31 Phobias: #4 the Fear of Sharks
Fear of the Ocean is called Thalassophobia
Selachophobia- The Fear of Sharks
Although, Selachophobia is a more understandable fear, Tapheselachophobia is a bit more complicated. Believe it or not, but Tapheselachophobia is an irrational fear of being buried alive with a shark and is actually a common phobias.
it gets better.
There is also this another phobia that has to do with sharks that's even more bizarre. It's called Contreltotapheselachophobia. Don't try to pronounce it, it's not like you'll ever come across someone who actually suffers from this, but Contreltotapheselachophobia is similar to Tapheselachophobia but with something a little bizarre added. Contreltotapheselachophobia is the fear of being buried alive with a shark, but you're also afraid of being sexually molested by the shark.
I swear...I looked it up and couldn't believe it myself.
Now I couldn't find Contreltotapheselachophobia on the "unofficial" phobia list, but that doesn't mean it doesn't exist either...right?
Interesting Facts about Sharks
Researching the shark I found some interesting facts:
- Sharks can vary in size, from almost seven inches (the dwarf lantern shark) to thirty-two feet (the whale shark).
- The shark can submerged down to about six thousand & six hundred feet and are usually found in sea water, but there are a few exceptions.
- The Bull Shark and the River Shark can survive both in fresh & sea water.
- The MOST feared sharks (in random order) are the Hammerhead Shark, the Mako Shark, the Tiger Shark, the Blue Shark & the Great White Shark.
Shark Attack Survivor
Predators of the Sea
Surviving a Shark Attack
Defending Against a Shark Attack
If you ever find yourself face-to-face with a shark, first and foremost - good luck. However, there is a chance that you may get out of this alive and without a scratch.
How to Survive a Shark Attack by J. Burns
When you spot a shark:
- Get to your boat or dry-land as quick as possible keeping an eye out for that shark and any other sharks that may be nearby.
- Never attack a shark unless you've been bitten and/or drawing blood. They may just be curious and want to look at you.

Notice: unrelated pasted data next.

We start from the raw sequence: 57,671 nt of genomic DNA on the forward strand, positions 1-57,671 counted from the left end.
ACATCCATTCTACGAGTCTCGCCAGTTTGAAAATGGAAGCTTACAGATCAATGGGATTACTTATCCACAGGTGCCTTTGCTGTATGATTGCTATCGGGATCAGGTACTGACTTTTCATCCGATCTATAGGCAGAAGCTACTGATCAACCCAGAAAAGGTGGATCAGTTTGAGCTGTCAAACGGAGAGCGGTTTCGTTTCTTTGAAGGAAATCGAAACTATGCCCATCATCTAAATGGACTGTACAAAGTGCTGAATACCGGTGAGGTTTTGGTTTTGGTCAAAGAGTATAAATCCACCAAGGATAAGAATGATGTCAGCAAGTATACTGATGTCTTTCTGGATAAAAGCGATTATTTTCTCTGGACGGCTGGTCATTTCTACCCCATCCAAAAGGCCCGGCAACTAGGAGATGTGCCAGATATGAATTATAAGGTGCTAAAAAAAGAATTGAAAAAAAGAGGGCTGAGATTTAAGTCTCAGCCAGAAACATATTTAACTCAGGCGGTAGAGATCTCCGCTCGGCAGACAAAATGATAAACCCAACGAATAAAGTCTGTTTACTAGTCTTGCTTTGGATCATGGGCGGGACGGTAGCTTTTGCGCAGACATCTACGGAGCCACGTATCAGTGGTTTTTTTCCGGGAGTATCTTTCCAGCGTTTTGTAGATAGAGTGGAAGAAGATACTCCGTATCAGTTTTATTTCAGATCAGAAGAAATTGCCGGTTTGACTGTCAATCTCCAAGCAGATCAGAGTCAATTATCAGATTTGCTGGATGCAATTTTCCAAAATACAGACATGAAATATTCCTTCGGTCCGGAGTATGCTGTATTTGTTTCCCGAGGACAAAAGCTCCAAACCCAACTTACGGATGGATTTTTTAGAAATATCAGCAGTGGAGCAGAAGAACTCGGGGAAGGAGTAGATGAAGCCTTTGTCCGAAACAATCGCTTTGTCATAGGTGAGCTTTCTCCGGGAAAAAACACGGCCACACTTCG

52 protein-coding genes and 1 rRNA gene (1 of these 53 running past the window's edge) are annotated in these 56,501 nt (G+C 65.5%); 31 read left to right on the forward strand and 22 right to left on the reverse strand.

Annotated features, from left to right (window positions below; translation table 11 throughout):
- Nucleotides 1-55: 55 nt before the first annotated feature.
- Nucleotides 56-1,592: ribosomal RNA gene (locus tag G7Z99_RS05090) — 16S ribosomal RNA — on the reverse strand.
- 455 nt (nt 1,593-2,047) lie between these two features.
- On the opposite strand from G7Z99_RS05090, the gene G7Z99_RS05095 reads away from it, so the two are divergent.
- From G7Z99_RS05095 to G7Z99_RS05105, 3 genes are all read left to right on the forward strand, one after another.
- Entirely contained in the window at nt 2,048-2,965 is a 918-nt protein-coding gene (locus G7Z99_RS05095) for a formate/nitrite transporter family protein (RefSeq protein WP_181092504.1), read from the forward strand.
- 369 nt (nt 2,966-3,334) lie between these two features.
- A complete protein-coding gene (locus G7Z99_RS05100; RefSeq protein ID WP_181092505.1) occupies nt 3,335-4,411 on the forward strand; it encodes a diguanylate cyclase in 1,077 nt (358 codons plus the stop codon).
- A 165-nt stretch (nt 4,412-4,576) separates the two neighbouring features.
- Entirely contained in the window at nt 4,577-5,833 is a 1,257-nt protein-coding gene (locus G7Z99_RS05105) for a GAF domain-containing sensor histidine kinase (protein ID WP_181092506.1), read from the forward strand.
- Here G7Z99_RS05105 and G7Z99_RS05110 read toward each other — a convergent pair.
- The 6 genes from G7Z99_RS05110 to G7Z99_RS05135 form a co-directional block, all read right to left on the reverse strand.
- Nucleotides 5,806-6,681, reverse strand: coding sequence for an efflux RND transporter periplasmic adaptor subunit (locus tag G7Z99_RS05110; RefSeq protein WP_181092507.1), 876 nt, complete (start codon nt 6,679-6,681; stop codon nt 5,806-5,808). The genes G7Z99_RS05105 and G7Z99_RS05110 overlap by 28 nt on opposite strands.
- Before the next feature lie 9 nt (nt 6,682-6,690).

- If you've been attacked continue moving to your boat or dry-land.
When the shark gets close again, ATTACK! Go for the eyes or the gills. These are sensitive areas and will usually frighten a shark, at least for a little while.
Hitting the nose on smaller sharks can also be effective, but on larger sharks - not so much.
Being Eaten Alive
Avoid Attracting Sharks
Don't bring Attention to Yourself
Unless you're stranded at sea, bringing attention to yourself while exploring beneath the sea can turn into a bad idea. Unless you're prepared to encounter a shark, avoid attracting sharks and don't bring attention to yourself.
Exploring at night is dangerous enough let alone bringing attention to yourself. Bright lights are a sure way to attract sea life, especially sharks. A sure way to avoid attracting sharks is to do any underwater exploration during the daylight hours - midday preferably. Sharks tend to feed in early daylight hours and right before it gets dark (dusk).
Early morning exploring is dangerous because the sharks have now gone all night without eating or have eaten very little.
Exploring during dusk is dangerous because the sharks know that they are about to possibly go all night without eating and they need to fill up.
Underwater exploring during the day isn't all that safe either. Don't bring attention to yourself and avoid attracting sharks by wearing bright colors. If you're on your menstrual cycle, have an open wound; bleeding, it is wise that you do not enter deep waters.
Horseplay and other erratic behavior will also bring attention to yourself. This mimics the behavioral patterns of certain sick and wounded prey that are easy pickings for sharks.
The Fear of Being Eaten Alive, Eating & Swallowing
Speaking of Sharks
When people think of sharks, most instantly think - "man-eater". Most people who suffer from Thalassophobia (the fear of the sea) also suffer from Selachophobia (the fear of sharks) and won't even go near the water, let alone an ocean - even on a boat. However, most people who suffer just from Selachophobia are able to handle traveling in large ships across the ocean (as long as there are safety boats). Strangely, a very high percentage of Selachophobics also suffer from Thalassophobia as well.
So what does Phagophobia have to do with sharks? Well, besides getting buried alive with a shark and possibly getting sexually molested by it as well, there's also that fear of being eaten by one. Those who seriously have Phagophobia and Selachophobia not only won't go near a shark tank but it can actually give them chills to even look at a picture of one.
However, there are those who suffer from the fear of eating. This is another form of Phagophobia and should not be confused with those who suffer from the fear of choking -Pseudodysphagia.
© 2014 James Timothy Peters